The Euro and the Illusion of Economic Convergence

European countries who are members of the euro currency are not becoming more similar. This the conclusion of new research by Philip Haynes and David Alemna. They evaluate the impact of recent international events on countries who share the euro. This is the conclusion of a recent application of the innovative research method, Dynamic Pattern Synthesis (DPS).

The goal of the countries who share the euro is to achieve economic and social convergence. The period studied allows for examining the impact of Brexit, Covid-19, and the war in Ukraine. The research uses DPS to examine the complex dynamic of influences across a range of key variables including inflation, growth, interest rates and government borrowing and debt.

While euro member countries do not all converge in the same direction, clusters of similar countries do emerge. Some of these small group similarities  and their data patterns are consistent over time, but some of the variable patterns that cause the similarity do change .

An example of a small similar cluster  is Germany, the Netherlands, Luxembourg, and Ireland. They remain in the same cluster for the three years researched, 2016, 2019, 2022.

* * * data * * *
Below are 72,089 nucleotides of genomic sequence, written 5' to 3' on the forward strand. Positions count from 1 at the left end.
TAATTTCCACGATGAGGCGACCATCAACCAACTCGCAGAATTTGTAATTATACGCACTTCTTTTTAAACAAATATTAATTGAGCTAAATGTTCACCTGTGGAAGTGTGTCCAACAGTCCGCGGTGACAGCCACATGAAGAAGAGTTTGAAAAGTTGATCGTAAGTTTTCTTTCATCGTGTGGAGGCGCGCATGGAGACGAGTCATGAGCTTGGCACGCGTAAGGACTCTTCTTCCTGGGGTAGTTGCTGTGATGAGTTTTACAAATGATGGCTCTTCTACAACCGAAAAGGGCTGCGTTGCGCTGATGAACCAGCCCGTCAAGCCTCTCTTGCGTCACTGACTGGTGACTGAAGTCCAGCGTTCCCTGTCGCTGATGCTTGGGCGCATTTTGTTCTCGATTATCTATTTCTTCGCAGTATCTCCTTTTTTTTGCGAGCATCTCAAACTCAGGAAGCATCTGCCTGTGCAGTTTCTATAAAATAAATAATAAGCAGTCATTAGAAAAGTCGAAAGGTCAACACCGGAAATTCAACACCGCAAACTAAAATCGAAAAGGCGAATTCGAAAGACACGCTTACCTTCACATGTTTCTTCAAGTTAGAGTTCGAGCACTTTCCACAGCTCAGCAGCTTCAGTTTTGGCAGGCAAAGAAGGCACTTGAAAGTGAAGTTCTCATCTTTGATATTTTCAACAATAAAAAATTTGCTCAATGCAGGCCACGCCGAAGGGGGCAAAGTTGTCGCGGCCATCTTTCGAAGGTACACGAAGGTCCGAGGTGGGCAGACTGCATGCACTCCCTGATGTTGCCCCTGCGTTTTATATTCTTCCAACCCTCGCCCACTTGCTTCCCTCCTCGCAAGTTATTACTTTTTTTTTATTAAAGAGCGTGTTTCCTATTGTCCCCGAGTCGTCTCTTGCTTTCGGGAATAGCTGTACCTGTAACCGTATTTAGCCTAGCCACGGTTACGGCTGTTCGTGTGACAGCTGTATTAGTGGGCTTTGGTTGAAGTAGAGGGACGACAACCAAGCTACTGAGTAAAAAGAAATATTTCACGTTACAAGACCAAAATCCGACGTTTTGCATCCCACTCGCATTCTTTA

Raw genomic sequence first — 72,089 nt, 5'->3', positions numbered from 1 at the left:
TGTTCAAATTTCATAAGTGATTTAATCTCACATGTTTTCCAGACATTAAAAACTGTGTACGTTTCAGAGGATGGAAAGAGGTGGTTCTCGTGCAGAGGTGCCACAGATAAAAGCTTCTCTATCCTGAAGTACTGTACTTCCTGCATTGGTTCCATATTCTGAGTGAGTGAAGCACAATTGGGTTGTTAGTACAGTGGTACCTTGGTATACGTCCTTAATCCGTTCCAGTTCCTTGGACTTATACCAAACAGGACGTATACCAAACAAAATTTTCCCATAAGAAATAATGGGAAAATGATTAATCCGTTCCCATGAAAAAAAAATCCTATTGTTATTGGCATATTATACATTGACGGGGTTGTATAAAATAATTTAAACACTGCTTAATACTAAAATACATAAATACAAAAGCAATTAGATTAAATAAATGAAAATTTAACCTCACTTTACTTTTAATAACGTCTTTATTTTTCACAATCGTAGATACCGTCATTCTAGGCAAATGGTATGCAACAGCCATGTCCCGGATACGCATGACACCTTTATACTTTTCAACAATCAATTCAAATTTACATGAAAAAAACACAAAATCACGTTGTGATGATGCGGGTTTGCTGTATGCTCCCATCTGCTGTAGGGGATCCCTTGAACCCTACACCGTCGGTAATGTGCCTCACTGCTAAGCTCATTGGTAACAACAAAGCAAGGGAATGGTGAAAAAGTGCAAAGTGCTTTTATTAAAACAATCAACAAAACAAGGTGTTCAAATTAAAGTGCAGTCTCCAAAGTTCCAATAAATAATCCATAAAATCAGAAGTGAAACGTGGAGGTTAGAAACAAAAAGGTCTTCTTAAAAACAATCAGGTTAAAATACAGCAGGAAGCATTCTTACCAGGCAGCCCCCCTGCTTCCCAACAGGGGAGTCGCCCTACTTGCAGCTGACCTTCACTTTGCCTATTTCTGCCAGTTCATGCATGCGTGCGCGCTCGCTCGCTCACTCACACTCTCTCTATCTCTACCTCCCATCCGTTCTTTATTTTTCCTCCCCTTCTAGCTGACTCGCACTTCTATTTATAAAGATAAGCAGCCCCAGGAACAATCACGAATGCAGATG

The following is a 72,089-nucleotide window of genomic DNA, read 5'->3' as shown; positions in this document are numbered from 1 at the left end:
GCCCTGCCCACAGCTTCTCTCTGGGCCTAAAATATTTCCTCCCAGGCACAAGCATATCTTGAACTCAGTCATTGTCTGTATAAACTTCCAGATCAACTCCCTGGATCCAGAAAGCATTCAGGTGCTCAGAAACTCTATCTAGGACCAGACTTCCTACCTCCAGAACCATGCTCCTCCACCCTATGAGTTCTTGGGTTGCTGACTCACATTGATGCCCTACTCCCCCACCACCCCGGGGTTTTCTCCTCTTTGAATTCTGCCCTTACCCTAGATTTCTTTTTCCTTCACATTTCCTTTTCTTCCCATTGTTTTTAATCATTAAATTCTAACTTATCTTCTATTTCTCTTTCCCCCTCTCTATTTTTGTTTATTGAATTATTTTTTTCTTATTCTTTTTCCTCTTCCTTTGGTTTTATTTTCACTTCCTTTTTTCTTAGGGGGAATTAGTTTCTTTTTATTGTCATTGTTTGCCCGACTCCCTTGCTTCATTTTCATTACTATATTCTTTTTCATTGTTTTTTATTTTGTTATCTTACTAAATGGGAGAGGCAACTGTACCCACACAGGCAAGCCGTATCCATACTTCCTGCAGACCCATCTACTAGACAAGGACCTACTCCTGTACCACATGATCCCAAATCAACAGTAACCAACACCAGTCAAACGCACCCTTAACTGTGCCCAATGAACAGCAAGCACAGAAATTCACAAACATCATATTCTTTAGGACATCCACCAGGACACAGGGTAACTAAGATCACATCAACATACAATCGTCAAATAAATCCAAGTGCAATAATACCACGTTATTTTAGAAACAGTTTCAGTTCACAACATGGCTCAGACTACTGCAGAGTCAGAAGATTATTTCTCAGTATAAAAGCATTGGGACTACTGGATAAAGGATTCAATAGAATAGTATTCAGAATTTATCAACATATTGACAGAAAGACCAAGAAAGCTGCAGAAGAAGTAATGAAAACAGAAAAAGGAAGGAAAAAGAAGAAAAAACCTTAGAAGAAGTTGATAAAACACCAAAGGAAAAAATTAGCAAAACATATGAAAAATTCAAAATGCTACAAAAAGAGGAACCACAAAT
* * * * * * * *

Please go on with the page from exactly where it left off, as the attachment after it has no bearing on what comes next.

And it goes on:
They share below average long term interest rates, and lower levels of government debt. And have consistently above average GDP per capita and import to export ratios. One variable that impacts their cluster membership in 2016 and 2019 is above average productivity, but not in 2022.

Conversely, several southern European countries share consistently below average GDP per capita and productivity.

The full paper (Open Access at ) explains other smaller subgroupings of similar countries and the reasons they exist and change marginally over time. For example, another similar subgroup is the more recent euro member cluster of Latvia, Slovakia, and Estonia. Some countries like Finland and France have less consistent similarities to others over time.

There is scant evidence that sharing a single currency causes euro members to become more similar.

Haynes, P.; Alemna, D. Convergence Trends in Euro Economies: Financial Crisis Recovery and the COVID-19 Pandemic. Economies 2023, 11, 284.